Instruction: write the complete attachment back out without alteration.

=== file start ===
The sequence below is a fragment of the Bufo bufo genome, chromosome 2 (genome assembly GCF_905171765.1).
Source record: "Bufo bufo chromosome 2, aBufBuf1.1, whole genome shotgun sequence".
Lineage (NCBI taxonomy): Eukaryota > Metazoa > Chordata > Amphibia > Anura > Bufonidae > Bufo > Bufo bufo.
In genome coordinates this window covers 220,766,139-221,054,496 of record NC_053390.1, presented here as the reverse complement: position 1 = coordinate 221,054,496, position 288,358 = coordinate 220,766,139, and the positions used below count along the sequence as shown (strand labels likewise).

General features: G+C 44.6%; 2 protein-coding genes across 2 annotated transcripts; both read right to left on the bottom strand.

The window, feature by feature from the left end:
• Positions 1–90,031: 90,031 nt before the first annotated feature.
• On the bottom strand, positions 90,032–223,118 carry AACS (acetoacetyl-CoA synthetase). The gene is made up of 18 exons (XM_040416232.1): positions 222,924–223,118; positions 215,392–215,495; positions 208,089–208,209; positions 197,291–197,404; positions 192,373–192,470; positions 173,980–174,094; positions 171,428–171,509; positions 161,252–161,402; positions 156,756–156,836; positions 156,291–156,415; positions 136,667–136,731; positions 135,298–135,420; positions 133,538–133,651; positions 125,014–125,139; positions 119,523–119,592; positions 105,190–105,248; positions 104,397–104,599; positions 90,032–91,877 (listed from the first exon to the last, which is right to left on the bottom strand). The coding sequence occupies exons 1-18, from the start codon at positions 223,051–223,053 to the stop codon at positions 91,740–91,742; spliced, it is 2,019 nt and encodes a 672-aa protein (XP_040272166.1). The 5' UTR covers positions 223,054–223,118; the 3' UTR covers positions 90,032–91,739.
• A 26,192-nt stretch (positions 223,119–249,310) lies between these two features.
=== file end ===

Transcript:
The sequence below is a fragment of the Bufo bufo genome, chromosome 2 (genome assembly GCF_905171765.1).
Source record: "Bufo bufo chromosome 2, aBufBuf1.1, whole genome shotgun sequence".
Lineage (NCBI taxonomy): Eukaryota > Metazoa > Chordata > Amphibia > Anura > Bufonidae > Bufo > Bufo bufo.
In genome coordinates this window covers 220,766,139-221,054,496 of record NC_053390.1, presented here as the reverse complement: position 1 = coordinate 221,054,496, position 288,358 = coordinate 220,766,139, and the positions used below count along the sequence as shown (strand labels likewise).

General features: G+C 44.6%; 2 protein-coding genes across 2 annotated transcripts; both read right to left on the bottom strand.

The window, feature by feature from the left end:
• Positions 1–90,031: 90,031 nt before the first annotated feature.
• On the bottom strand, positions 90,032–223,118 carry AACS (acetoacetyl-CoA synthetase). The gene is made up of 18 exons (XM_040416232.1): positions 222,924–223,118; positions 215,392–215,495; positions 208,089–208,209; positions 197,291–197,404; positions 192,373–192,470; positions 173,980–174,094; positions 171,428–171,509; positions 161,252–161,402; positions 156,756–156,836; positions 156,291–156,415; positions 136,667–136,731; positions 135,298–135,420; positions 133,538–133,651; positions 125,014–125,139; positions 119,523–119,592; positions 105,190–105,248; positions 104,397–104,599; positions 90,032–91,877 (listed from the first exon to the last, which is right to left on the bottom strand). The coding sequence occupies exons 1-18, from the start codon at positions 223,051–223,053 to the stop codon at positions 91,740–91,742; spliced, it is 2,019 nt and encodes a 672-aa protein (XP_040272166.1). The 5' UTR covers positions 223,054–223,118; the 3' UTR covers positions 90,032–91,739.
• A 26,192-nt stretch (positions 223,119–249,310) lies between these two features.